Despite its richly deserved reputation for lavish and faithful adaptations of classic literature, the BBC has only adapted A Christmas Carol once for television.
This 1977 version stars Michael Hordern - a highly acclaimed actor, who had twice previously played the role of Jacob Marley in earlier adaptations. His Scrooge is a ferocious, barely contained beast with a particularly withering regard for his fellow men, particularly over the Christmas period.
This traditional version is very faithful to the book, and despite running at just under an hour, manages to retain a good deal of the original text, without seeming too rushed or chaotic.
Perhaps this adaptation would be more fondly remembered had it not been so evidently made on the cheap, with the BBC doing its best to keep costs down by utilising tacky looking green screen effects for all exterior scenes, while filming the interior scenes so closely it feels as if the sets aren't large enough to accommodate even the small cast this version features.
It's a real shame that the BBC, already proud of its status as a world leader in period drama, did not lavish this adaptation with a bit more money. Perhaps taking the spirit of Scrooge to heart, the finished product looks very much like it could have greatly used a few pennies more spent upon it, limping onto the screen looking as tired and weary as poor Tiny Tim.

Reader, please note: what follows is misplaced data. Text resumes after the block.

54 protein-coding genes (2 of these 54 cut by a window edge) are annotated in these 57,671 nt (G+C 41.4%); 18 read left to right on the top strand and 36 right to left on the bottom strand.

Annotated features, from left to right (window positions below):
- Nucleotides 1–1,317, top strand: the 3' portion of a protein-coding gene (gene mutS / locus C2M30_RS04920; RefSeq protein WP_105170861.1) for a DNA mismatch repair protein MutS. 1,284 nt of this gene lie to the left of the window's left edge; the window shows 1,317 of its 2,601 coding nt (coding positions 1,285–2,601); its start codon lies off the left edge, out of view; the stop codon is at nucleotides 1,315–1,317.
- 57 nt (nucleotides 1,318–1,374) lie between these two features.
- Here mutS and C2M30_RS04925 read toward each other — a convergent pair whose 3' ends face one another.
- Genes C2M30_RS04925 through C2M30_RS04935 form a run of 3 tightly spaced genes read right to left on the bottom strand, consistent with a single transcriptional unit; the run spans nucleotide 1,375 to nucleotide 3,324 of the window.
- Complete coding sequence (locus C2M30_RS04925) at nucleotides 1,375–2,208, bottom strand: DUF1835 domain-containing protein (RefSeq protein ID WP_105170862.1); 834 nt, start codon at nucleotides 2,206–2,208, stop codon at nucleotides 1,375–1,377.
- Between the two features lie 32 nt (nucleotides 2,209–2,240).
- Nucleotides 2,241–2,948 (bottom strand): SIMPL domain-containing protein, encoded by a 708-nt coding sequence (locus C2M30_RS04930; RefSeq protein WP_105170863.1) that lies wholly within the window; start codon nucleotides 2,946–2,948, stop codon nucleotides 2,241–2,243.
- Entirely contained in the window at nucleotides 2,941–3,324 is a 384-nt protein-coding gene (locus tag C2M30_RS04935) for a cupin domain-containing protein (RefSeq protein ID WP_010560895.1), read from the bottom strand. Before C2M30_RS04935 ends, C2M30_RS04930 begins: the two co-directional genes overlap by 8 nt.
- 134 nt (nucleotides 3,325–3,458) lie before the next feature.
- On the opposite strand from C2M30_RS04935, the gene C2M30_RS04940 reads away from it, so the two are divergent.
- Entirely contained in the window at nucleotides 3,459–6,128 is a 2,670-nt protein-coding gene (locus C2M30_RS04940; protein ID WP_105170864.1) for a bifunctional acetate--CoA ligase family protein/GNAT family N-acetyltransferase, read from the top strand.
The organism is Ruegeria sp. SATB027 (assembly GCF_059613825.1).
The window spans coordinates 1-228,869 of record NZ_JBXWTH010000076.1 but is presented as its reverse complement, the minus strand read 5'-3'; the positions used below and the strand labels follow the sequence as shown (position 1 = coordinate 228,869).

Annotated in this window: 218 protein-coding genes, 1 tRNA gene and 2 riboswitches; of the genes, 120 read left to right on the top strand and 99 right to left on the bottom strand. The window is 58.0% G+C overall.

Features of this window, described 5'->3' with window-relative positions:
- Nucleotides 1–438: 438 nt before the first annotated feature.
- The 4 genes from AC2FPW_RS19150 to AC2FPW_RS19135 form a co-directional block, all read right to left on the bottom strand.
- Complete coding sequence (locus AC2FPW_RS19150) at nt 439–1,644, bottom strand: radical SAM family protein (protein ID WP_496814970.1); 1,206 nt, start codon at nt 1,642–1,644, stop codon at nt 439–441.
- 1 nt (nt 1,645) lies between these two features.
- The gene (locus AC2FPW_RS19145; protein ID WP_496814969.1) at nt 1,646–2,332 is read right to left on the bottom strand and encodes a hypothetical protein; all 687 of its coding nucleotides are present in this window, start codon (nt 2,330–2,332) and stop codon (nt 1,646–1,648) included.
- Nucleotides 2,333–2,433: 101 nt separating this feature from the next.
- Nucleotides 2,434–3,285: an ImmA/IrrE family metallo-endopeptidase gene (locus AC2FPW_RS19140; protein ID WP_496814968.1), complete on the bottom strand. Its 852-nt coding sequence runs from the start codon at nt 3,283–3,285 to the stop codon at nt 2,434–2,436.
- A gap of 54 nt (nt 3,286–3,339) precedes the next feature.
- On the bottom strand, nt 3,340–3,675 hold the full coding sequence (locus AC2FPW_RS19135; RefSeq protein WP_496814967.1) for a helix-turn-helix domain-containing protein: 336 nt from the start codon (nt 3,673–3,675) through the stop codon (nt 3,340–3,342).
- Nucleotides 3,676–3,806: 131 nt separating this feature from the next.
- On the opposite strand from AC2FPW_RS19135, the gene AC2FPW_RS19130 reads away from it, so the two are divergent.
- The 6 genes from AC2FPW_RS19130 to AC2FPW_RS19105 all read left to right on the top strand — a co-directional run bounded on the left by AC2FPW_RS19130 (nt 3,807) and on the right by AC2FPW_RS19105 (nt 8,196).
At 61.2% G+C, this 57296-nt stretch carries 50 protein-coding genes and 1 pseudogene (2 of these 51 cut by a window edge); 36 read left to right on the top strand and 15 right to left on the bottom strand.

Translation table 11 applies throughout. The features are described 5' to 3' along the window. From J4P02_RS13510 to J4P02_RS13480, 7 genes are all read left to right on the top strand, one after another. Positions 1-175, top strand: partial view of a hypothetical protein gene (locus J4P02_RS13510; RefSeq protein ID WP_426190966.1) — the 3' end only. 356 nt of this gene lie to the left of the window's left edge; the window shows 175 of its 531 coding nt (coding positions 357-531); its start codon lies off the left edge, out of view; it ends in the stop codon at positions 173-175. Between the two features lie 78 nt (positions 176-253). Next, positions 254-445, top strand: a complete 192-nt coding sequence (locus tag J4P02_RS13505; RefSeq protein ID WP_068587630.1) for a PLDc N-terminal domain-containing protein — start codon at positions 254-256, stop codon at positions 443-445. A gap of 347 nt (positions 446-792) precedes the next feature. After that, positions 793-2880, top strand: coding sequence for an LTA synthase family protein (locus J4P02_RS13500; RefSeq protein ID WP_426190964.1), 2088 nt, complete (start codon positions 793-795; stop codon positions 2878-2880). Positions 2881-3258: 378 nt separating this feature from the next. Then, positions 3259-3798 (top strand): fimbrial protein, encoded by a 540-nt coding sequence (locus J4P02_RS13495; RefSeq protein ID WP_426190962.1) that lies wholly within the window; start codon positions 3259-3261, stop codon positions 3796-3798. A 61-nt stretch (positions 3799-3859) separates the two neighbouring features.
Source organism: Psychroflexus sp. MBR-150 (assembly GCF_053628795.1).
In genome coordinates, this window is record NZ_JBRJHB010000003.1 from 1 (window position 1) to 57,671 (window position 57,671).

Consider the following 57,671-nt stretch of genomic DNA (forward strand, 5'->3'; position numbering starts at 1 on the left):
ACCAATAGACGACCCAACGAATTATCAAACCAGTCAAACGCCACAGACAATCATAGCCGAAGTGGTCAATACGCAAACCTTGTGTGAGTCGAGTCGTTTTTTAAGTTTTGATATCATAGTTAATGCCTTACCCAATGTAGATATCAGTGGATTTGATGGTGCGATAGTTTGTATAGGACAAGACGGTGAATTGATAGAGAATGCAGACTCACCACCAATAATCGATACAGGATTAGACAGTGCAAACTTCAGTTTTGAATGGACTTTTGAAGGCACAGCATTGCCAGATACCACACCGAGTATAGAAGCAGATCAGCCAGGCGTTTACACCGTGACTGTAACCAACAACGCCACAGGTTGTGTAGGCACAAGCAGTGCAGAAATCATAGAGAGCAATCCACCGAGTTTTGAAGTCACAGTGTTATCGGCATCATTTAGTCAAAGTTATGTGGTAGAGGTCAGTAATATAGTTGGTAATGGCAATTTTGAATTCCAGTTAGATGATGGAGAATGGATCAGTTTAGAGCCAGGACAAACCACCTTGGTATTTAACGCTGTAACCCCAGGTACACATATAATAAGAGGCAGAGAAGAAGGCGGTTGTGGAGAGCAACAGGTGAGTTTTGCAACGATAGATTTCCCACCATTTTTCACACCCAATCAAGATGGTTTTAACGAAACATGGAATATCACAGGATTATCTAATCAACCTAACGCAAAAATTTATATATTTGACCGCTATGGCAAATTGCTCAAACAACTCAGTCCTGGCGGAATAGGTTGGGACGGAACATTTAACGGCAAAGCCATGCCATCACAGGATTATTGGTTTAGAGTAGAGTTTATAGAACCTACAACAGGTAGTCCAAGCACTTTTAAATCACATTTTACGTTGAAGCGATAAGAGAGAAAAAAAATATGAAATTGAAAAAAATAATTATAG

Most of the scenes are filmed in long, static shots to give the whole thing a sense of a stage production, which serve the slender cast and their performances well; allowing interactions to play out naturally, yet at the same time giving the whole thing a rather dull and lifeless air.
Never is there much of a sense that we are in a vibrant, important city. London seems to consist of a handful of people, dashing about between one another's houses, rather than the overpopulated, overwhelming mess of chaos that so many other adaptation have so ably bought to the screen.
Perhaps, one day the BBC will look over its back catalogue of Dickens adaptations and decide that the time has come to give "A Christmas Carol" another go - and that their adaptation will be every bit as polished and exquisite as we have come to expect from them.
As mean as a Christmas present from Scrooge.
"A Christmas Carol." (1977) 3/5